Seizure 11 (0.4) 4 (0.1) 2.74 (0.91 – 8.12)  
     Infection 9 (0.3) 12 (0.4) 0.74 (0.31 – 1.76)  
     Meconium Aspiration Syndrome 17 (0.6) 26 (0.9) 0.65 (0.35 – 1.19)  
     Birth trauma 14 (0.5) 18 (0.6) 0.77 (0.38 – 1.55)  
     Intracranial or Subgaleal


9 (0.3) 7 (0.2) 1.28 (0.48 – 3.42)  
     Hypotension requiring vasopressor


2 (0.1) 5 (0.2) 0.40 (0.06 – 1.79)  
Secondary Outcomes  
     Transfusion of blood products 4 (0.1) 5 (0.2) 0.79 (0.20 – 2.74) 0.75

(requiring treatment)

145 (4.7) 142 (4.7) 1.01 (0.81 – 1.27) 0.91

(requiring treatment)

37 (1.2) 35 (1.2) 1.05 (0.66 – 1.66) 0.84
     Admission to NICU 358 (11.7) 394 (13.0) 0.90 (0.79 – 1.03) 0.13
     Cephalohematoma 83 (2.7) 90 (3.0) 0.92 (0.68 – 1.23) 0.56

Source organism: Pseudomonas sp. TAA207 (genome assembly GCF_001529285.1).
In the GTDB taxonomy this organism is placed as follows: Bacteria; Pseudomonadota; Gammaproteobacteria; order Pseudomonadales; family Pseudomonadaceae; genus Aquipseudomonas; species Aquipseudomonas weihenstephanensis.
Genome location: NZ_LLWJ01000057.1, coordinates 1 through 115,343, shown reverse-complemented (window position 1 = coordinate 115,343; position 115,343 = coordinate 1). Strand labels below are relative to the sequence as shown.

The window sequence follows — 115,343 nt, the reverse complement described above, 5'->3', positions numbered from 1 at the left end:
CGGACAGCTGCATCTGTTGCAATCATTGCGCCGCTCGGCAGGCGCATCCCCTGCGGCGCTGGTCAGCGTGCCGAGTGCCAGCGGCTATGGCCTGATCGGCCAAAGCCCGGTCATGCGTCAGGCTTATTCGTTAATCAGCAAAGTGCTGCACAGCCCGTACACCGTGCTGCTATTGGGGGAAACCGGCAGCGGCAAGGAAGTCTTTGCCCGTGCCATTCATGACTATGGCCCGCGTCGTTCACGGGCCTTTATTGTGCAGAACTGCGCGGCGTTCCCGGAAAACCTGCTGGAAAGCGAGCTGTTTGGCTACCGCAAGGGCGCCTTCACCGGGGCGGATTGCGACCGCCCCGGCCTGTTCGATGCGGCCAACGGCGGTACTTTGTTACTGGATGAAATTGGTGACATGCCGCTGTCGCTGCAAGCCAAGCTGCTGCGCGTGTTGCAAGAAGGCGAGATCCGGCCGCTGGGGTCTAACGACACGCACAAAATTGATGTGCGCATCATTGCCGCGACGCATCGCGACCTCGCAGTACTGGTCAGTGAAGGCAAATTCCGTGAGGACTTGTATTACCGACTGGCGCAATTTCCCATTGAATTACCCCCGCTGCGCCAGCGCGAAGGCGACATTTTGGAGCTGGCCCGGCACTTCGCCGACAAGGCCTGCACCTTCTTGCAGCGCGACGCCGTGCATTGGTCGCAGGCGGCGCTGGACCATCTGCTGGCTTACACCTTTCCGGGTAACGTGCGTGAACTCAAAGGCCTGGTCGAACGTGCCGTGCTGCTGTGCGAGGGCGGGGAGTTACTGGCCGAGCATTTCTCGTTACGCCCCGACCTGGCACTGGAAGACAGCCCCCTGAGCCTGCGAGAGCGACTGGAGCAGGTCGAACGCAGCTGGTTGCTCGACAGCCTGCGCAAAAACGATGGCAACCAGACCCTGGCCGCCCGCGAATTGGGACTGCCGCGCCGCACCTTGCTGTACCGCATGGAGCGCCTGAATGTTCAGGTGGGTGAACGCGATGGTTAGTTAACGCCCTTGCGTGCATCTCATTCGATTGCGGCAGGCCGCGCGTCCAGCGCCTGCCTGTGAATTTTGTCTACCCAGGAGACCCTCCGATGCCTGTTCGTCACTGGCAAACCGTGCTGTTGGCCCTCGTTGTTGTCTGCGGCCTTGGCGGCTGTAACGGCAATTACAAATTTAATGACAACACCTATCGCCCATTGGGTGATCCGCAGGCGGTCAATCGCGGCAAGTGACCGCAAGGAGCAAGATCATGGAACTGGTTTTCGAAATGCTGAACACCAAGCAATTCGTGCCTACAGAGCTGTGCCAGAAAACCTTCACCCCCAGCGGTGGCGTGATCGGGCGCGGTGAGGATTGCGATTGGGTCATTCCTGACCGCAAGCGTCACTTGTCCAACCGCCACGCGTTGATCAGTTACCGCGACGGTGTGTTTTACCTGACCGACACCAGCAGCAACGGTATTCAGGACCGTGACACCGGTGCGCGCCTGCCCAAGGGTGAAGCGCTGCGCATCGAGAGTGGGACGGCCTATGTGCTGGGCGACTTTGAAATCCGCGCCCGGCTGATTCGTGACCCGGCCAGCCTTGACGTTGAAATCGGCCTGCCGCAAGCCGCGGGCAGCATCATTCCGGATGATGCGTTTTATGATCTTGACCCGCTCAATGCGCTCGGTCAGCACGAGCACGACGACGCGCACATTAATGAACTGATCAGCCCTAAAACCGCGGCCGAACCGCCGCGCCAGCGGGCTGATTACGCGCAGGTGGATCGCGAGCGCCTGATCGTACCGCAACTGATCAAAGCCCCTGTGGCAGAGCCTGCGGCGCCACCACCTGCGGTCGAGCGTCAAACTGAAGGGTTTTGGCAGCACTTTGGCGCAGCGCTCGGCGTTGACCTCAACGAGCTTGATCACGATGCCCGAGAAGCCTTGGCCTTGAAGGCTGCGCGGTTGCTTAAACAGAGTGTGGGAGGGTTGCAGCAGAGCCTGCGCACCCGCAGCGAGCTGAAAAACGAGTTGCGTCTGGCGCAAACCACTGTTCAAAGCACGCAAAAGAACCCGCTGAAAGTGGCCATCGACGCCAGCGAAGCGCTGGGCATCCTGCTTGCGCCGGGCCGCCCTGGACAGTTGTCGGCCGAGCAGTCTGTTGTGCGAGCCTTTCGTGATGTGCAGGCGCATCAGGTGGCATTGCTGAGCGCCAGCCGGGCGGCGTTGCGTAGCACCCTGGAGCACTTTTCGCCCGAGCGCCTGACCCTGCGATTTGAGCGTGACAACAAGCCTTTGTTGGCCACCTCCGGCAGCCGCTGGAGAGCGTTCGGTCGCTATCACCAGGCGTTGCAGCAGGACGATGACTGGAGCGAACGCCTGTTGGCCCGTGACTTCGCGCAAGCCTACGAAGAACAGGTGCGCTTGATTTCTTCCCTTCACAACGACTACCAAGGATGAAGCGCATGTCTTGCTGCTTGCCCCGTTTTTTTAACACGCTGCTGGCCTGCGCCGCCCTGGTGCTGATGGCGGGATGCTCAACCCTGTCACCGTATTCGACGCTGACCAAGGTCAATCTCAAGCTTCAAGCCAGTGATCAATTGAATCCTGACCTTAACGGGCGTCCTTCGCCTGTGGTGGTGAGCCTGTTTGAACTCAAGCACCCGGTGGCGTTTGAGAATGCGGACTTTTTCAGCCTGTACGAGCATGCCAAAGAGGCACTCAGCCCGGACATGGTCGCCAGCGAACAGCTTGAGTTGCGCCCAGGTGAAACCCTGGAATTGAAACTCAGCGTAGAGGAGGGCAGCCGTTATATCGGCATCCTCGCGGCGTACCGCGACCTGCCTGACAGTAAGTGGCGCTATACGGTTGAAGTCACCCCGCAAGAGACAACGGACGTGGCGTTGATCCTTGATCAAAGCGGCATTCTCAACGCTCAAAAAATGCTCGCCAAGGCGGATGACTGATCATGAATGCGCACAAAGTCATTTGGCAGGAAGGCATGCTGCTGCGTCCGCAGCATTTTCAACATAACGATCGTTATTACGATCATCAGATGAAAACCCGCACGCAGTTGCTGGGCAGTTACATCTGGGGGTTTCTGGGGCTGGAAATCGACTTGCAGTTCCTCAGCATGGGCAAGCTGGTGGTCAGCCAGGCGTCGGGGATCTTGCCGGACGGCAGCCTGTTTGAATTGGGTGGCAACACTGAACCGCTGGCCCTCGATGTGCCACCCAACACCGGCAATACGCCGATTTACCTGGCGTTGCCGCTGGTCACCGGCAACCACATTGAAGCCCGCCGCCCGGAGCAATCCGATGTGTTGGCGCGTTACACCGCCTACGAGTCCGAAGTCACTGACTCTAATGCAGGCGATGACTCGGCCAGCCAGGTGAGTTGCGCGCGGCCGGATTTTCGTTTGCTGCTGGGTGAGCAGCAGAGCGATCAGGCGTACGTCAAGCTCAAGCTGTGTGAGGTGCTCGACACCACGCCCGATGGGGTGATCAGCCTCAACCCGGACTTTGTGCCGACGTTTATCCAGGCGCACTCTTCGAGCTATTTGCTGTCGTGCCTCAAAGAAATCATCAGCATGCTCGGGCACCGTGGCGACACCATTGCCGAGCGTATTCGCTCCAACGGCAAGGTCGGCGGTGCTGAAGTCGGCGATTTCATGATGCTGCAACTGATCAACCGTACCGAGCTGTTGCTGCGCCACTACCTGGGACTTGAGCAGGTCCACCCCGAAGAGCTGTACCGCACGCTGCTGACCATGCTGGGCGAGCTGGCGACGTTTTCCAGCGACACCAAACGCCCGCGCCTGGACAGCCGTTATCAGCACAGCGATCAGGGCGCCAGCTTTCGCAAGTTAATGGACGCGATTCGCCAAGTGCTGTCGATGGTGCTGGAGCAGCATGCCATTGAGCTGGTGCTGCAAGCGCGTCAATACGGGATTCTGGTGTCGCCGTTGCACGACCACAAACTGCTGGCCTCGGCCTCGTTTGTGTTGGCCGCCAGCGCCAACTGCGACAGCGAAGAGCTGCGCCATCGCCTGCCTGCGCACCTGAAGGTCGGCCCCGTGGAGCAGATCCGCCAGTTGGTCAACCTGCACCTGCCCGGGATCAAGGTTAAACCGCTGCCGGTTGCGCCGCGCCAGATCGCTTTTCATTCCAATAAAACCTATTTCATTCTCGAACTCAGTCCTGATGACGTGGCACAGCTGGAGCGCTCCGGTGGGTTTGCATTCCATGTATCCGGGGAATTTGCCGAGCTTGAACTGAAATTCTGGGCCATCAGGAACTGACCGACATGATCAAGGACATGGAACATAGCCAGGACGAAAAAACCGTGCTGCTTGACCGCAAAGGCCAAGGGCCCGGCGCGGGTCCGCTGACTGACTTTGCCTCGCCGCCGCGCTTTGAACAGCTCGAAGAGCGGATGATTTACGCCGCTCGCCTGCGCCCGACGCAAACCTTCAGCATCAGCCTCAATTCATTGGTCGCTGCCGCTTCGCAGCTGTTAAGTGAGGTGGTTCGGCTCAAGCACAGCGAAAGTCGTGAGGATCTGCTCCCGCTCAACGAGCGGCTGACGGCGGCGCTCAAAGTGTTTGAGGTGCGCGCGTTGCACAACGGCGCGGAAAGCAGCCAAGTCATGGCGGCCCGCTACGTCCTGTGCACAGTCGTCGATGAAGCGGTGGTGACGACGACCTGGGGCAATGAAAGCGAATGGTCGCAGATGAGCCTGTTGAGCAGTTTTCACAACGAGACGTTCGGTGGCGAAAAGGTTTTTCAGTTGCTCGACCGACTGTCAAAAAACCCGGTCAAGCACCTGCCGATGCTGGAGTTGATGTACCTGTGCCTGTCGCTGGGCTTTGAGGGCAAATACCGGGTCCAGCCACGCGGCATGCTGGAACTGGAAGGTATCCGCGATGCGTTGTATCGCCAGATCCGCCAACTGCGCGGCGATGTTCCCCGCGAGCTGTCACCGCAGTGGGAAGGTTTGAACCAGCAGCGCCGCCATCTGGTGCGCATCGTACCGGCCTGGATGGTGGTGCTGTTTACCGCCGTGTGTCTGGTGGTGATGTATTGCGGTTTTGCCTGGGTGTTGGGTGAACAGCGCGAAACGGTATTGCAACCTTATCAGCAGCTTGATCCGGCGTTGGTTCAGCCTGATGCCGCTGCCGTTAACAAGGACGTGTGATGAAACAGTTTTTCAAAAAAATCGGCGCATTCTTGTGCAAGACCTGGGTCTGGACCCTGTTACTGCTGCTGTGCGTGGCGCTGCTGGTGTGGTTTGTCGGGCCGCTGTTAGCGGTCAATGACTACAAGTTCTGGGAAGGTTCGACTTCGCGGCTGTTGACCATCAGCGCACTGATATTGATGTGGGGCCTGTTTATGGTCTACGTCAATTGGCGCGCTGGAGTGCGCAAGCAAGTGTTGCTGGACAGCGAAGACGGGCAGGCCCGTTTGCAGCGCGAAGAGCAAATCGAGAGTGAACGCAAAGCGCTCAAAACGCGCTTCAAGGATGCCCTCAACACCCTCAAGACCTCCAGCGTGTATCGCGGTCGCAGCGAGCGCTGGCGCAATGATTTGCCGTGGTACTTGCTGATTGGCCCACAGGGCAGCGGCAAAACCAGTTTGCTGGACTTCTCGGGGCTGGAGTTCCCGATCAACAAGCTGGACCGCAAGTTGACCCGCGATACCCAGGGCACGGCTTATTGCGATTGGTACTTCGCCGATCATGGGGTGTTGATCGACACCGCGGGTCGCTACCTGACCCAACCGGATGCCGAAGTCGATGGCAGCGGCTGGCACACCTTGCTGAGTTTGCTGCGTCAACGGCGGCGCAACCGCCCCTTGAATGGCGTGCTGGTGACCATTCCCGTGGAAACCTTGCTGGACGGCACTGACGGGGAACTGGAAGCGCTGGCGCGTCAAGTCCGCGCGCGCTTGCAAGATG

Shoulder dystocia 59 (1.9) 65 (2.1) 0.90 (0.64 – 1.28) 0.56

1Confidence intervals are not adjusted for multiple outcomes

2One interim analysis was performed and as a result a two-tailed P value of <0.046 was considered to indicate statistical significance

  • Primary Outcome: There was no difference in the primary composite perinatal outcome between groups (RR 0.80, 95% CI 0.64-1.00, p= 0.049).
  • Secondary Outcomes:
    • Maternal: Compared to women in the expectantly-managed group, women in the labor induction group had a lower frequency of Cesarean delivery (18.6% vs. 22.2%, RR 0.84, 95% CI 0.76 to 0.93; p <0.001), a decreased incidence of hypertensive disorders of pregnancy, and shorter postpartum hospital stay. They also reported less pain and greater perceived “control during childbirth” using the Labor Agentry Scale.